DCSIMG

Maxwell Davies points baton at peers

HE HAS conducted some of the world's greatest orchestras for more than 50 years. But now, at the age of 76, the Master of the Queen's Music, Sir Peter Maxwell Davies, has decided to hang up his baton - but not without a swipe at some of his modern colleagues, who he accuses of being more interested in the money than the art.

• Retreat: Peter Maxwell Davies on Sanday in the Orkney Islands where he has made his home. In his acerbic farewell to conducting, he nevertheless called Sir Simon Rattle, below, a 'real master'. Photograph: Murdo Macleod

Orkney-based Sir Peter, who stands to lose up to 100,000 a year following his decision, says too many modern conductors are just churning out "production line performances".

Maxwell Davies, also a prolific composer, declines to name those he feels are guilty but says: "I only started conducting because too many conductors couldn't conduct my work because they said it was too difficult. I think they were just being lazy and limited.

"I had furious rows with some of them - some of them are very well known. They wanted to keep their world safe, but music is not safe and nor should it be.

"Today too many conductors are just churning out production line performances. They are doing far too many concerts. Maybe it is to do with the money.

"But too many don't think about what they are doing and it takes the edge off, the sharpness that should be in every performance. Many need to cut back - and less would be more."

But although he refuses to single out those he targets for criticism, two contemporaries he excludes from that list are British conductor Sir Simon Rattle and the French conductor and composer Pierre Boulez. He described them as "real masters" of their art.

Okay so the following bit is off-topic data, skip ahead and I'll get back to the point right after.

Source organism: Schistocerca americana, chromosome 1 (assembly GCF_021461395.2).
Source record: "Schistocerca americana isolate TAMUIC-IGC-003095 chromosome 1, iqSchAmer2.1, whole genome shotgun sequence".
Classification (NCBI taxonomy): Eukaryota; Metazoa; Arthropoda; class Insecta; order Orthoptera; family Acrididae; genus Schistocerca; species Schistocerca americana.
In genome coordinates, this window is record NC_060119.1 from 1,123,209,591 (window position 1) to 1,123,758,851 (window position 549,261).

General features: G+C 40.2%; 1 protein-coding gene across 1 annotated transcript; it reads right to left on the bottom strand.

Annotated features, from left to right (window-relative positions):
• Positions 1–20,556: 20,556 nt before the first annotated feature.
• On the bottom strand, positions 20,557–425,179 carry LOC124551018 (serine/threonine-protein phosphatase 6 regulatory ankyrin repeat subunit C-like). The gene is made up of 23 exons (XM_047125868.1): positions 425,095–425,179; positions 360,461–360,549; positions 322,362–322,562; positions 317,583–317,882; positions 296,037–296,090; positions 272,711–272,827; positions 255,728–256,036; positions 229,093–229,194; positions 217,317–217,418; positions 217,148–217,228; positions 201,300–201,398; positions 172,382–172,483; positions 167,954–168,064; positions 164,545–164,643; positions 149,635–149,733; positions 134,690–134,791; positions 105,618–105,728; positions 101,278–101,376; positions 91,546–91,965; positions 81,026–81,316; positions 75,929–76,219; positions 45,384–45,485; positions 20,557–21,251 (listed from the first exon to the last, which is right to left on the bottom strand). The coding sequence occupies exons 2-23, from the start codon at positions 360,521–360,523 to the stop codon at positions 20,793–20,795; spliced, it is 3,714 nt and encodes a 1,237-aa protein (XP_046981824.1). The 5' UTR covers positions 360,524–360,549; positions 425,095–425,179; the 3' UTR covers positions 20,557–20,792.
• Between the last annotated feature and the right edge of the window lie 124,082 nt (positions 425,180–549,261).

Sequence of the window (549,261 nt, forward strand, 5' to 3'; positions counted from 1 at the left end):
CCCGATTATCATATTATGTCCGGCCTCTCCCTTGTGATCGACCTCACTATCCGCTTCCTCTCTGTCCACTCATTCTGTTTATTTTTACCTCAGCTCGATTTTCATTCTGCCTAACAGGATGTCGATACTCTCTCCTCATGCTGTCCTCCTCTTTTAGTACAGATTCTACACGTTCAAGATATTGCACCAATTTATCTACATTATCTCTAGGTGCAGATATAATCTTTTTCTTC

English-born Maxwell Davies has pursued a successful global career after basing himself in Orkney 40 years ago. In 1977, he co-founded the St Magnus Music Festival on the islands which is still going strong today.

Despite being Master of the Queen's Music and one of the greatest living composers in the world, he is not used to ostentatious living and has always preferred the simple life on the island of Sanday, where he lives with his partner Colin Parkinson.

"I have never been interested in money - so I won't miss the money I earned from conducting. Anyway for many years I didn't know I was even earning that kind of money. Things were hidden from me," he said.

The decision to rest his baton at the end of the year was made because he wants to concentrate his last years purely on composing.

One of his next major jobs will be to compose his ninth symphony, which is he is dedicating to the Queen for her Diamond Jubilee. He admitted that he had no shortage of invitations to conduct and the fees were usually "many thousands" each time.

He last conducted the Royal Flemish Philharmonic and Camerata Salzburg in December.

Maxwell Davies' decision to retire from conducting has been made easier by an improvement in his finances. He has had his money problems in the past, but last year, he ended a long and bitter feud with his long-serving, former manager over a 500,000 "black hole" in his finances.

He received a substantial, undisclosed sum, in a settlement from Michael Arnold and his wife, Judy. Arnold was also jailed for 18 months for false accounting.

Never a stranger to controversy, Maxwell Davies has always been ready to make a moral point. He refused to wear a poppy or attend any Remembrance Day parades because he feels the occasion has been "hijacked" to support the wars in Afghanistan and Iraq.

Ironically, he composed one of the central pieces for 2009's national commemoration of the war dead, symbolically marking the death of Harry Patch, the last British survivor of the First World War trenches.

"I cannot support unjustified bloodshed, and politicians have spun the wars in Afghanistan and Iraq into Remembrance Day as a way of justifying them alongside the legitimate previous wars," he said.

"Ultimately I blame Blair and Bush for the blatant and totally futile aggression which has left so many dead, injured and homeless."

But Maxwell Davies does not always dance to his own tune. He admits that the Queen has managed to convert him - one of the country's best known republicans - to the cause of the monarchy.

"I used to be a republican, but after working closely inside the monarchy and the system for the last few years, I am changing my mind. In fact, I have changed it," he admitted. "I would say I am no longer a republican.

"I have come to realise that there is a lot to be said for the monarchy. It represents continuity, tradition and stability."

 
 
 

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